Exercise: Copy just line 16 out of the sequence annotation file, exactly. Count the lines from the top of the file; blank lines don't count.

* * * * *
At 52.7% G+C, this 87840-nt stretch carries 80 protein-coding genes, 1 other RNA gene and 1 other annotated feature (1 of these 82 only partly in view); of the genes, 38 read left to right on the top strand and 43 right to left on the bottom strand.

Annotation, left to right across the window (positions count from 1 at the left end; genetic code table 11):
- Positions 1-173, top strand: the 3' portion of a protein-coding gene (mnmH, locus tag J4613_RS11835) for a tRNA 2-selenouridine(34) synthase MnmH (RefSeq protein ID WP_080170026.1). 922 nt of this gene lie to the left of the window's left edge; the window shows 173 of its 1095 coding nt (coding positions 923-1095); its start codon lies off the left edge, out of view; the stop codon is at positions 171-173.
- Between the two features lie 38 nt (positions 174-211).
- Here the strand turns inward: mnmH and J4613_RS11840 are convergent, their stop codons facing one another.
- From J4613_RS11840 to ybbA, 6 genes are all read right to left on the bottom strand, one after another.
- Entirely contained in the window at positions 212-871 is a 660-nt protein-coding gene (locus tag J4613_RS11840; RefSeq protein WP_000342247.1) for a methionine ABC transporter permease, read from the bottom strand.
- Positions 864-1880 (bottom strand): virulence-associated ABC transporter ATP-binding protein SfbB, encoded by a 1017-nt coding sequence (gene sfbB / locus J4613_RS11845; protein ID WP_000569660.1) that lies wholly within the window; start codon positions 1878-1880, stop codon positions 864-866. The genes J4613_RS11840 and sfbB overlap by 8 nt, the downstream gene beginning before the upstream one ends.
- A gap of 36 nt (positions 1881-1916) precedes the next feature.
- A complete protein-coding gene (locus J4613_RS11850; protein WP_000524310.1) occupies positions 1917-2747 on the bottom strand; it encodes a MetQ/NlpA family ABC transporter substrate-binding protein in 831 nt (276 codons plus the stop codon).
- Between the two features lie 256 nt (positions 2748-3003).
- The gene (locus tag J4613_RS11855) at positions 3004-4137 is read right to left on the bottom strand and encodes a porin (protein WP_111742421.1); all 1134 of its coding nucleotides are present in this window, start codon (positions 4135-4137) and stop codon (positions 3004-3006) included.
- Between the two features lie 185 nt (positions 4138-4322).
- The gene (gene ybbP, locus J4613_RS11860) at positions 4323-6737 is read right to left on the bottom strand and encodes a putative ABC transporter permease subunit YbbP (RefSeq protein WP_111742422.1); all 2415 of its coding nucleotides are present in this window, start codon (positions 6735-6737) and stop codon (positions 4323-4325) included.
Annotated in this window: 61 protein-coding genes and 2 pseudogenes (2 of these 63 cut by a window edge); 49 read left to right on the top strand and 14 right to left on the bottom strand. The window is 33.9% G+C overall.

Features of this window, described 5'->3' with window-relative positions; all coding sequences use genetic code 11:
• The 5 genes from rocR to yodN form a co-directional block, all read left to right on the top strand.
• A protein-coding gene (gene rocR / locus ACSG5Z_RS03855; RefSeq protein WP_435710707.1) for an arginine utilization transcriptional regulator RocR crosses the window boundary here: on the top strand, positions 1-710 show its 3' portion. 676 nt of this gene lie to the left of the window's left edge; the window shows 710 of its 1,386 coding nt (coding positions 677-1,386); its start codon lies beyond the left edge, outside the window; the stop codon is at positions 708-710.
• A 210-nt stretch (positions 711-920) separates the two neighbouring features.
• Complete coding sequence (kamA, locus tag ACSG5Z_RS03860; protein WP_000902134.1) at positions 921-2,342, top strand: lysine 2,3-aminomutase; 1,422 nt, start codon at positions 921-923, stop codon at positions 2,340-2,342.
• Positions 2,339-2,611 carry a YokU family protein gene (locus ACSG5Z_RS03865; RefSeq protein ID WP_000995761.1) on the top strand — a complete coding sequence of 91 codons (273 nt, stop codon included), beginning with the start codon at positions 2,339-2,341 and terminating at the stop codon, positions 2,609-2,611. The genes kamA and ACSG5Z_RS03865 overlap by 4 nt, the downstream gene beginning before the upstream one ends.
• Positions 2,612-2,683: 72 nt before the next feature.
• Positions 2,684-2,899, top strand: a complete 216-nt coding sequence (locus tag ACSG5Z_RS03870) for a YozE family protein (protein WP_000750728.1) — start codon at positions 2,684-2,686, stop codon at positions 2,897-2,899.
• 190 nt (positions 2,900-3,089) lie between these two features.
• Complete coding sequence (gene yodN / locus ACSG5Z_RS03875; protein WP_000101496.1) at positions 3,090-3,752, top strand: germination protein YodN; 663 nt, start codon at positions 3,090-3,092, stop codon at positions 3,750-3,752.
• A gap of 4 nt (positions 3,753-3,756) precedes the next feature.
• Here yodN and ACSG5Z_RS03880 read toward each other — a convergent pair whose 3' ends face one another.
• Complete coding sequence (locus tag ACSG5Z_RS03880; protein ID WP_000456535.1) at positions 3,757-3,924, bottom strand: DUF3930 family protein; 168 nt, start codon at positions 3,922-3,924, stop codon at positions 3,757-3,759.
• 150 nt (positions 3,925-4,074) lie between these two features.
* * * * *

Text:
Features of this window, described 5'->3' with window-relative positions; all coding sequences use genetic code 11: